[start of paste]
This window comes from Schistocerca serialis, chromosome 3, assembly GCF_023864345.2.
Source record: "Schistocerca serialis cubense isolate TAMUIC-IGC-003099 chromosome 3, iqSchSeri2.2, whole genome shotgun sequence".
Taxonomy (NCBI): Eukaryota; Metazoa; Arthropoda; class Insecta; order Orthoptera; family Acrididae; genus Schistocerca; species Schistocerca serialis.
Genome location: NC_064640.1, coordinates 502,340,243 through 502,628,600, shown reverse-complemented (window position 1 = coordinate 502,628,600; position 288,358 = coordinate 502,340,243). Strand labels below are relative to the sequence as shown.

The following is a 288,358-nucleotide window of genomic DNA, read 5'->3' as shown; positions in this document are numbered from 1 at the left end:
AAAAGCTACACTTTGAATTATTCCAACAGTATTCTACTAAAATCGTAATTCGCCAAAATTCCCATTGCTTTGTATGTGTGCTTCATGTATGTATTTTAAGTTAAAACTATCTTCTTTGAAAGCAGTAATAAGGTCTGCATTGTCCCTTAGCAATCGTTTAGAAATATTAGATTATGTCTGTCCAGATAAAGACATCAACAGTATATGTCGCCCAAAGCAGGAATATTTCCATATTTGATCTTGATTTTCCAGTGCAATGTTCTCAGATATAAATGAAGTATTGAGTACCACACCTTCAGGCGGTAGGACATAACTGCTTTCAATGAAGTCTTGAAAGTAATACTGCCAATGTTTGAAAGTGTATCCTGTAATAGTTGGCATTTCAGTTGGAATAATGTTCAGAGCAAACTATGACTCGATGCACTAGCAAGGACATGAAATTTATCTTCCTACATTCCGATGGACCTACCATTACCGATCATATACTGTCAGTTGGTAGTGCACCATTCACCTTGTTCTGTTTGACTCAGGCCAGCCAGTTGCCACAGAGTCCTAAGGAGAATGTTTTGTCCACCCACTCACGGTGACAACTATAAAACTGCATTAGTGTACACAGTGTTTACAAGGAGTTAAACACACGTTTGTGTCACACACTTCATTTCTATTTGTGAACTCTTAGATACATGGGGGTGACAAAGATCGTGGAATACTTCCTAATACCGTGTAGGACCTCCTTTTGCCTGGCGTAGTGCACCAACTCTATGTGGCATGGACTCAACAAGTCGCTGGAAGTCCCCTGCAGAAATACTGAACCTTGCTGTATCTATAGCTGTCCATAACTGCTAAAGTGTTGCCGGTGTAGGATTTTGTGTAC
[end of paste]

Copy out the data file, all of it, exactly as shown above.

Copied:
This window comes from Schistocerca serialis, chromosome 3, assembly GCF_023864345.2.
Source record: "Schistocerca serialis cubense isolate TAMUIC-IGC-003099 chromosome 3, iqSchSeri2.2, whole genome shotgun sequence".
Taxonomy (NCBI): Eukaryota; Metazoa; Arthropoda; class Insecta; order Orthoptera; family Acrididae; genus Schistocerca; species Schistocerca serialis.
Genome location: NC_064640.1, coordinates 502,340,243 through 502,628,600, shown reverse-complemented (window position 1 = coordinate 502,628,600; position 288,358 = coordinate 502,340,243). Strand labels below are relative to the sequence as shown.

The following is a 288,358-nucleotide window of genomic DNA, read 5'->3' as shown; positions in this document are numbered from 1 at the left end:
AAAAGCTACACTTTGAATTATTCCAACAGTATTCTACTAAAATCGTAATTCGCCAAAATTCCCATTGCTTTGTATGTGTGCTTCATGTATGTATTTTAAGTTAAAACTATCTTCTTTGAAAGCAGTAATAAGGTCTGCATTGTCCCTTAGCAATCGTTTAGAAATATTAGATTATGTCTGTCCAGATAAAGACATCAACAGTATATGTCGCCCAAAGCAGGAATATTTCCATATTTGATCTTGATTTTCCAGTGCAATGTTCTCAGATATAAATGAAGTATTGAGTACCACACCTTCAGGCGGTAGGACATAACTGCTTTCAATGAAGTCTTGAAAGTAATACTGCCAATGTTTGAAAGTGTATCCTGTAATAGTTGGCATTTCAGTTGGAATAATGTTCAGAGCAAACTATGACTCGATGCACTAGCAAGGACATGAAATTTATCTTCCTACATTCCGATGGACCTACCATTACCGATCATATACTGTCAGTTGGTAGTGCACCATTCACCTTGTTCTGTTTGACTCAGGCCAGCCAGTTGCCACAGAGTCCTAAGGAGAATGTTTTGTCCACCCACTCACGGTGACAACTATAAAACTGCATTAGTGTACACAGTGTTTACAAGGAGTTAAACACACGTTTGTGTCACACACTTCATTTCTATTTGTGAACTCTTAGATACATGGGGGTGACAAAGATCGTGGAATACTTCCTAATACCGTGTAGGACCTCCTTTTGCCTGGCGTAGTGCACCAACTCTATGTGGCATGGACTCAACAAGTCGCTGGAAGTCCCCTGCAGAAATACTGAACCTTGCTGTATCTATAGCTGTCCATAACTGCTAAAGTGTTGCCGGTGTAGGATTTTGTGTAC